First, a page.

Good Old Fashioned High Road Curry House

Can anyone remember a time before the Geetanjali Tandoori?

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Geentanjali Tandoori Restaurant, 470 Chiswick High Road W4 5TT
Tel. 020 8994 0702


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The Geetanjali Tandoori (or Pete ‘n’ Charlie’s as I call it) must surely be a West Chiswick institution. Can any anybody remember a time when it wasn’t there?

It’s seen off all the various incarnations of its next door neighbour – The Ganges, Le Parisienne, Libation, Garni and its next door neighbour but three The Taj. So what’s the secret to this drab, unassuming, little place’s longevity?

After more than quarter of a century in West Chiswick I’ve never been to the Geetanjali, which is a serious oversight so I decided to give it a go.

The point with Geetanjali is there are no surprises – it’s a good old fashioned curry house – the sort of place you’d go for a Ruby Murray. I had a neighbour who supported Sheffield United and he and his mates went to the Geetanjali whenever their team lost. I can’t remember the year so I don’t know by how much they swelled the Geetanjali coffers, but if it had been Brentford..........

The menu is the standard fare you’ve seen a hundred times before, in curry houses where they don’t feel the need to follow the leads set by the new wave like Chutney Mary and Vineet Bhatia. Such is the soothing familiarity of Geetanjali that an elderly acquaintance, who swears he never eats foreign food, regularly gets take-aways from there .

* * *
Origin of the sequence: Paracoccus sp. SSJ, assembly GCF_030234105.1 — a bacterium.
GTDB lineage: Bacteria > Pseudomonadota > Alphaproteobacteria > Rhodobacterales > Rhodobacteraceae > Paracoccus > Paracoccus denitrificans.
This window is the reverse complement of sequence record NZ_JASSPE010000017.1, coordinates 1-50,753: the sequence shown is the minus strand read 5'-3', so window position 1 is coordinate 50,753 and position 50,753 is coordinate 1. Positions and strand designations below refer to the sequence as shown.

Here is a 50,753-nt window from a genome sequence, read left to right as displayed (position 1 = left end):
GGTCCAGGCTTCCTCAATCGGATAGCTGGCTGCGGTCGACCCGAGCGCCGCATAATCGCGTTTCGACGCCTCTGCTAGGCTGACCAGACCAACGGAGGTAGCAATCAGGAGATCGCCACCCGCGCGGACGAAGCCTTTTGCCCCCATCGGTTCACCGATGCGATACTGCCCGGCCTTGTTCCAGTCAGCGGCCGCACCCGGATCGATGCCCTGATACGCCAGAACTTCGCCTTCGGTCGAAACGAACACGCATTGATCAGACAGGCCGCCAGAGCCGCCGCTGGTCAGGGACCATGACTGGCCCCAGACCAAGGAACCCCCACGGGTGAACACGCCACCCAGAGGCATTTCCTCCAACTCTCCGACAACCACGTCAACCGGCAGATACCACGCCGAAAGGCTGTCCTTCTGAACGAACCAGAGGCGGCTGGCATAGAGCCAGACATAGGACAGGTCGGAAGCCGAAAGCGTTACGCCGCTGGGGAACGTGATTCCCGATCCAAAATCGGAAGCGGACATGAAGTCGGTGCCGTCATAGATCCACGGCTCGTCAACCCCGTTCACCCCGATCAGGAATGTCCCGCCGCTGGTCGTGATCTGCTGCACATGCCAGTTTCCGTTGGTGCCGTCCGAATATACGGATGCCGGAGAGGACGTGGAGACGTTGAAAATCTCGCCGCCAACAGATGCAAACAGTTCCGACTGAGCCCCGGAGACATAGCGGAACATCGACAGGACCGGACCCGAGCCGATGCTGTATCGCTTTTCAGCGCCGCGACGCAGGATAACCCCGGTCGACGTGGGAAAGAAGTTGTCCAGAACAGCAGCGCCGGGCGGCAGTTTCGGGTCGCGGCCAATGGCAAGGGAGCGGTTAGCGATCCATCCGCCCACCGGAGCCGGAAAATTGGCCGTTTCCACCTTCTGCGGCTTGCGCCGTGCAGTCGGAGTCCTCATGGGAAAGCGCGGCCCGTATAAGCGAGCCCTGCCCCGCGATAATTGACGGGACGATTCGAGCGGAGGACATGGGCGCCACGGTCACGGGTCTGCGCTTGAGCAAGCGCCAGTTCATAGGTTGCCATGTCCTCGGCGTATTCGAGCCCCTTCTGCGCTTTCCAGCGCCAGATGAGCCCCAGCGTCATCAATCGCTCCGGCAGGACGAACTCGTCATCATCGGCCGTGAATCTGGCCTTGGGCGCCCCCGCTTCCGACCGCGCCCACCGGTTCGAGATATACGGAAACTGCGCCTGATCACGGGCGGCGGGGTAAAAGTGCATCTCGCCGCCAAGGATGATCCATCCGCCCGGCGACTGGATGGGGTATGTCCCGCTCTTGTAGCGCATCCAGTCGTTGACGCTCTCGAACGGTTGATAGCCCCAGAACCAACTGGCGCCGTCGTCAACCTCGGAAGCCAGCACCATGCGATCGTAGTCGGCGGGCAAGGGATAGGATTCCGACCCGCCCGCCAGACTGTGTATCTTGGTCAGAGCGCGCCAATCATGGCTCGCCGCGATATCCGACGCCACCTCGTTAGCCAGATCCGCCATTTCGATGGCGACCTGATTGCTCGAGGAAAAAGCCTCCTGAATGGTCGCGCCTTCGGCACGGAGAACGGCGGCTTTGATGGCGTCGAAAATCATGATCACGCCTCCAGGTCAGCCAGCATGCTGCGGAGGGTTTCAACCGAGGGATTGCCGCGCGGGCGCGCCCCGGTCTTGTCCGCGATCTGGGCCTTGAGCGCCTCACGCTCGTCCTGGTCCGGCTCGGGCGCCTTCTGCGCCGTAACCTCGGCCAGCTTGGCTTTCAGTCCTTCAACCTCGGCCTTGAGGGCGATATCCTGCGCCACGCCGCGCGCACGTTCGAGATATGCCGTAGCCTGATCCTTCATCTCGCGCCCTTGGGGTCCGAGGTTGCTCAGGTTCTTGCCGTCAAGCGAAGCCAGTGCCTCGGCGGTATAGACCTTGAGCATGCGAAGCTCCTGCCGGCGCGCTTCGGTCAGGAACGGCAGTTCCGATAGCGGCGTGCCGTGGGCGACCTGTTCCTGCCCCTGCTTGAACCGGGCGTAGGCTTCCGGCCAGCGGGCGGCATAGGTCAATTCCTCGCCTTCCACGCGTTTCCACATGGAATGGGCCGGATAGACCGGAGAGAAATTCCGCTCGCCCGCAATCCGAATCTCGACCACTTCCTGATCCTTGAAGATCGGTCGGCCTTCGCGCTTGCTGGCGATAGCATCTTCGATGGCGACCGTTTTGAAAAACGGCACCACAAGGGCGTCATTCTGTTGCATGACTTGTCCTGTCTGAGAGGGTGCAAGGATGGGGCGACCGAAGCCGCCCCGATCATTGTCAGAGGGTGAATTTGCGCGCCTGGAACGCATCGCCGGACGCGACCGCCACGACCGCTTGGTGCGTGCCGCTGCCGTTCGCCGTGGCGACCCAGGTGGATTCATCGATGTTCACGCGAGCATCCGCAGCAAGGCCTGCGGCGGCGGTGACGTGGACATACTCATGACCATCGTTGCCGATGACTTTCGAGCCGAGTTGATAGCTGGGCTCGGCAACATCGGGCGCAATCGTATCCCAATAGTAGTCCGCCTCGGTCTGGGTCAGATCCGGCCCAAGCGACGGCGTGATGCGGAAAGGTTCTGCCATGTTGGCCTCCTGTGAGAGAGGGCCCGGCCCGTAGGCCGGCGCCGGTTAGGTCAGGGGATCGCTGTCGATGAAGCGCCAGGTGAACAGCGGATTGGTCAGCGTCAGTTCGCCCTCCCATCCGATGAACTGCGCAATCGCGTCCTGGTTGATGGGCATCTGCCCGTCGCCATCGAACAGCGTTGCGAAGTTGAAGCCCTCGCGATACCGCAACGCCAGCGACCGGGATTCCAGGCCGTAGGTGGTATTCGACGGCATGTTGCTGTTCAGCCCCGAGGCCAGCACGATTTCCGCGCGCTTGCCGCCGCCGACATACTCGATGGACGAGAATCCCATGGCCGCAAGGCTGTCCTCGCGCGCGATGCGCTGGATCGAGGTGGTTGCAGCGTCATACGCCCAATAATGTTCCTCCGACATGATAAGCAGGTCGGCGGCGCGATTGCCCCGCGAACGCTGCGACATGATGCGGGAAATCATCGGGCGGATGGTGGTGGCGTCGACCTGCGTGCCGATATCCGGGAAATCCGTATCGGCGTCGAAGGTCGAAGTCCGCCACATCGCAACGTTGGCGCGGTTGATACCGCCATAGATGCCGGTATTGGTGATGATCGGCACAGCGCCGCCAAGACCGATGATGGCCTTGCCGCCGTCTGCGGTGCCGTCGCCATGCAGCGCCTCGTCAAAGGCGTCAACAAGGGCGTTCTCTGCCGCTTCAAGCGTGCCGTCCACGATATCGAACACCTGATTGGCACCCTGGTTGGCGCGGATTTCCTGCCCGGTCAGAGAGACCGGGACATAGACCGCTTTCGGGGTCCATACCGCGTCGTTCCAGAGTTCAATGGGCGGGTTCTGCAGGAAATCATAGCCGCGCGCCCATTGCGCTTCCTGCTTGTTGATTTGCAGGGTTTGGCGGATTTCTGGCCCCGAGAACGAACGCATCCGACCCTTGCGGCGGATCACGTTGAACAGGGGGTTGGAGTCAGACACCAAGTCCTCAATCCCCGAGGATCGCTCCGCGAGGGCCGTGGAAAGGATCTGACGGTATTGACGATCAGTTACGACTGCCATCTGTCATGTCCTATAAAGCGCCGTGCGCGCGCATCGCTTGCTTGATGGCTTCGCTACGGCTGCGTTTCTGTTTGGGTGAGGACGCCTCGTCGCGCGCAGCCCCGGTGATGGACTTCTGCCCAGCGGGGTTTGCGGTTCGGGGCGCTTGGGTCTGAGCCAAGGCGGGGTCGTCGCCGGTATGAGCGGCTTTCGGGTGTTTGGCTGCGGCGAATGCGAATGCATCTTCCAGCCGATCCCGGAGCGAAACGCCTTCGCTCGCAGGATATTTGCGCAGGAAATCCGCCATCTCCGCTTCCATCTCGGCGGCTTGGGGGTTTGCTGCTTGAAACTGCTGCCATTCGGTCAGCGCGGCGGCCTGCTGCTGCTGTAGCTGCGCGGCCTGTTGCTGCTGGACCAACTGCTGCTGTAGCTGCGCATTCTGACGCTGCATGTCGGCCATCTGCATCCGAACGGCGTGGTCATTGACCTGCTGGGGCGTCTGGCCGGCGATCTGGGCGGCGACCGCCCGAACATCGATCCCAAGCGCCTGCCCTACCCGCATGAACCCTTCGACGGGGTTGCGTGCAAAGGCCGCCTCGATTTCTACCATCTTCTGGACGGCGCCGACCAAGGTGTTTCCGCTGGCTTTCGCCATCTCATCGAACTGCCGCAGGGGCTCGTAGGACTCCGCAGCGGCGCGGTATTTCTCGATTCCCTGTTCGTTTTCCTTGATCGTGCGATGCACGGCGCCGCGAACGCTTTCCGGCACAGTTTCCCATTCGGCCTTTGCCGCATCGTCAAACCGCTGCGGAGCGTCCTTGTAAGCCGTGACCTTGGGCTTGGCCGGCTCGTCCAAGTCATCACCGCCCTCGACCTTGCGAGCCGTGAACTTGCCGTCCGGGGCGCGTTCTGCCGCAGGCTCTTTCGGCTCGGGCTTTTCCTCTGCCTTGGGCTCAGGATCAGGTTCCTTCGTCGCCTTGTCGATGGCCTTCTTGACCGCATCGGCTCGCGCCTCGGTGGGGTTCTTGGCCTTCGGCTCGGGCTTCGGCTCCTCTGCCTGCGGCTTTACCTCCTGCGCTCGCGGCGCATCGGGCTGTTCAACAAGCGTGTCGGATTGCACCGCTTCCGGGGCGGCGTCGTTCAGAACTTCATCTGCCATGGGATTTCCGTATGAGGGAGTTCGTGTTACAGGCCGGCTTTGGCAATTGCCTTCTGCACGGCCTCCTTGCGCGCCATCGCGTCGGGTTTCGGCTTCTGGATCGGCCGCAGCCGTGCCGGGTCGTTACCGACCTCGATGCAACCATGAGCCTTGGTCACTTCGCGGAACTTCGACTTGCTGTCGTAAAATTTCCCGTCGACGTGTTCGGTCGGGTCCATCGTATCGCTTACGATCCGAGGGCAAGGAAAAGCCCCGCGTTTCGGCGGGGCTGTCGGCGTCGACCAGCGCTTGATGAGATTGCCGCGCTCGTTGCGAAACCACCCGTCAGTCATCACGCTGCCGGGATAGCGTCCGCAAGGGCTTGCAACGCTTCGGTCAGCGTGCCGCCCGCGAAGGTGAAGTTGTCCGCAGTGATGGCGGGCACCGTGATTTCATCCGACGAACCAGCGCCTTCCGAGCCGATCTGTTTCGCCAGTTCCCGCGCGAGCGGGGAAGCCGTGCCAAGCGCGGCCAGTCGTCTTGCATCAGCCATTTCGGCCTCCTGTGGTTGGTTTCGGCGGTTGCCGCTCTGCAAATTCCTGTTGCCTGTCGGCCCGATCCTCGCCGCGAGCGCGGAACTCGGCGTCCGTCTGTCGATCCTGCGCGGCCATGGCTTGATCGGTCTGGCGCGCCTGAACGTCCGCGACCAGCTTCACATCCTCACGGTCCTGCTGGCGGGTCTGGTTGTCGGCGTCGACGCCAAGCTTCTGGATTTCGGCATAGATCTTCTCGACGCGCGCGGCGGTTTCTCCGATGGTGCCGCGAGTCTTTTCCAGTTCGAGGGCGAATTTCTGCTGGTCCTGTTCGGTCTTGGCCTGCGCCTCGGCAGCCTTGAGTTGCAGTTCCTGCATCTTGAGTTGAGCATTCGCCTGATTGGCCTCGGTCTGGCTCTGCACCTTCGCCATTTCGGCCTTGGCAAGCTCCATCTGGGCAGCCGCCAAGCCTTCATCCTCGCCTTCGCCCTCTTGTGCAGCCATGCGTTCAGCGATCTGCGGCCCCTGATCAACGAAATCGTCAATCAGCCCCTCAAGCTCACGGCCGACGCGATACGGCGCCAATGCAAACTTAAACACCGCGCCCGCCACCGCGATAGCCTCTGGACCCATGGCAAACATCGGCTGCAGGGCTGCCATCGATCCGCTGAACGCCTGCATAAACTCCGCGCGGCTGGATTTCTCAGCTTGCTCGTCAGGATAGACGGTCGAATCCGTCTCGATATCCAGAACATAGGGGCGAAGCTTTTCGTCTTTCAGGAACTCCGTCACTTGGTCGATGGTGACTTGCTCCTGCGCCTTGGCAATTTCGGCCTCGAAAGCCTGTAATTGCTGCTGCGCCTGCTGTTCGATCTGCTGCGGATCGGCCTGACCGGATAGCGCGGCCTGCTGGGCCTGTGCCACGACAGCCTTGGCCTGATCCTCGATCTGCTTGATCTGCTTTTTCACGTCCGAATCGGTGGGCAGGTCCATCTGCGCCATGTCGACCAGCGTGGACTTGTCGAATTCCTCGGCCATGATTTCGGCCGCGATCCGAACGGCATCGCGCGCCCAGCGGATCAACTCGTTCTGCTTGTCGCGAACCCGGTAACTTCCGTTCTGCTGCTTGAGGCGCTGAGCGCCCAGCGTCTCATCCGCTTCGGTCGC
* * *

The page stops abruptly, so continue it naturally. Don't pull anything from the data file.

Although when I’ve walked past it, especially on a Saturday, it looks busy, the night we went it was virtually empty. But then it was cold and wet and there was probably football on the tele.

We had the usual – papadums with pickles, chicken pakora and onion bhajee followed by saag paneer, chana dall, brinjal bhajee, and chicken tikka jalfrezi and a naan.

There are couple of nods to modernity – they’ve painted over the flocked wallpaper – you can tell be running your hand over it and feeling the bumps – and the sitar music
has been jazzed up.

But it is the food that counts and that was good , in a middle of the road sort of way.
I was particularly taken with the onion bhajees, because so many restaurants get them wrong. These had lots of onions and not to much flour rather than the other way round.
Everything tasted like it should. We weren’t left with the impression that the chef had a universal tomato sauce which was augmented with a pinch of spice according to what was ordered.

And the food is not too greasy – I suspect ghee has been substituted by vegetable oil.
The saag paneer (my baseline in any Indian restaurant) was ace with great big lumps of paneer, which is unusual as so many restaurants offer little lumps of paneer in lots of spinach.
I really liked the aubergine (brinjal bhajee) too, it was well cooked with some subtle spicing. The chickpeas (chana dall) was good as was just about everything else. Not exciting, just good.
Chicken Pakora, chicken pieces fried in a light batter was declared delicious by my carnivorous companion, but the chicken jalfrezi was only awarded a ‘reasonable’ judgement. It lost points for not being as hot as expected. He also complained that his meal was too chickeny, but admitted that it as his own fault for choosing it.

So what else could we have chosen? There’s something for everybody – tandooris, baltis, birianis, dansaks and lamb, chicken and prawn curries in all varieties – korma, dupiaza, gosht, bhuna, tikka massala and, for the brave and foolhardy, vindloos and phalls. Together with usual selection of vegetarian dishes.

There’s a reasonable choice of wines, beers and, of course, lager and the prices are a lot less that a ticket to a football match. Our bill which included a shared kulfi, a bottle of reasonable wine and two coffees came to £49.00.

So, whether your team is a loser or a winner, when only a Ruby and a pint of lager will do, get down to Pete & Charlie’s.

Penny Flood

March 7, 2008